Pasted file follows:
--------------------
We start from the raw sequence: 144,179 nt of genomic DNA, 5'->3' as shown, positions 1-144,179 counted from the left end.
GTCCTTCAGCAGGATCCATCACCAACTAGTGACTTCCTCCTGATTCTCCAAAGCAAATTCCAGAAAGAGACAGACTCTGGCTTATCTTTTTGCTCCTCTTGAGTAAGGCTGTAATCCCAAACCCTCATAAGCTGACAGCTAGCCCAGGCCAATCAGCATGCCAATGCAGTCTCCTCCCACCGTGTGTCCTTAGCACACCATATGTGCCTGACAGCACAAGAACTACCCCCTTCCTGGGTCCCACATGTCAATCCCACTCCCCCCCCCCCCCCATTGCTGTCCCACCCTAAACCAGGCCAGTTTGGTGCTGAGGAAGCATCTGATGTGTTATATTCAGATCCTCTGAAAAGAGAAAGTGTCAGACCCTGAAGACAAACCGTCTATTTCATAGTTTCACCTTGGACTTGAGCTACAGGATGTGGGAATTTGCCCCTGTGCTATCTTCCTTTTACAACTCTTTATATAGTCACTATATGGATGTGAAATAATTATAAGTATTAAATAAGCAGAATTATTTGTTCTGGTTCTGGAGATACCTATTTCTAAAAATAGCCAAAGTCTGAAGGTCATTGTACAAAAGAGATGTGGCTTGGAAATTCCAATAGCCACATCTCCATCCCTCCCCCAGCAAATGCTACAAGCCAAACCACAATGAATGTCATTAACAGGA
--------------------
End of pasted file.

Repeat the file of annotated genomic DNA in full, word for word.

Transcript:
We start from the raw sequence: 144,179 nt of genomic DNA, 5'->3' as shown, positions 1-144,179 counted from the left end.
GTCCTTCAGCAGGATCCATCACCAACTAGTGACTTCCTCCTGATTCTCCAAAGCAAATTCCAGAAAGAGACAGACTCTGGCTTATCTTTTTGCTCCTCTTGAGTAAGGCTGTAATCCCAAACCCTCATAAGCTGACAGCTAGCCCAGGCCAATCAGCATGCCAATGCAGTCTCCTCCCACCGTGTGTCCTTAGCACACCATATGTGCCTGACAGCACAAGAACTACCCCCTTCCTGGGTCCCACATGTCAATCCCACTCCCCCCCCCCCCCCATTGCTGTCCCACCCTAAACCAGGCCAGTTTGGTGCTGAGGAAGCATCTGATGTGTTATATTCAGATCCTCTGAAAAGAGAAAGTGTCAGACCCTGAAGACAAACCGTCTATTTCATAGTTTCACCTTGGACTTGAGCTACAGGATGTGGGAATTTGCCCCTGTGCTATCTTCCTTTTACAACTCTTTATATAGTCACTATATGGATGTGAAATAATTATAAGTATTAAATAAGCAGAATTATTTGTTCTGGTTCTGGAGATACCTATTTCTAAAAATAGCCAAAGTCTGAAGGTCATTGTACAAAAGAGATGTGGCTTGGAAATTCCAATAGCCACATCTCCATCCCTCCCCCAGCAAATGCTACAAGCCAAACCACAATGAATGTCATTAACAGGA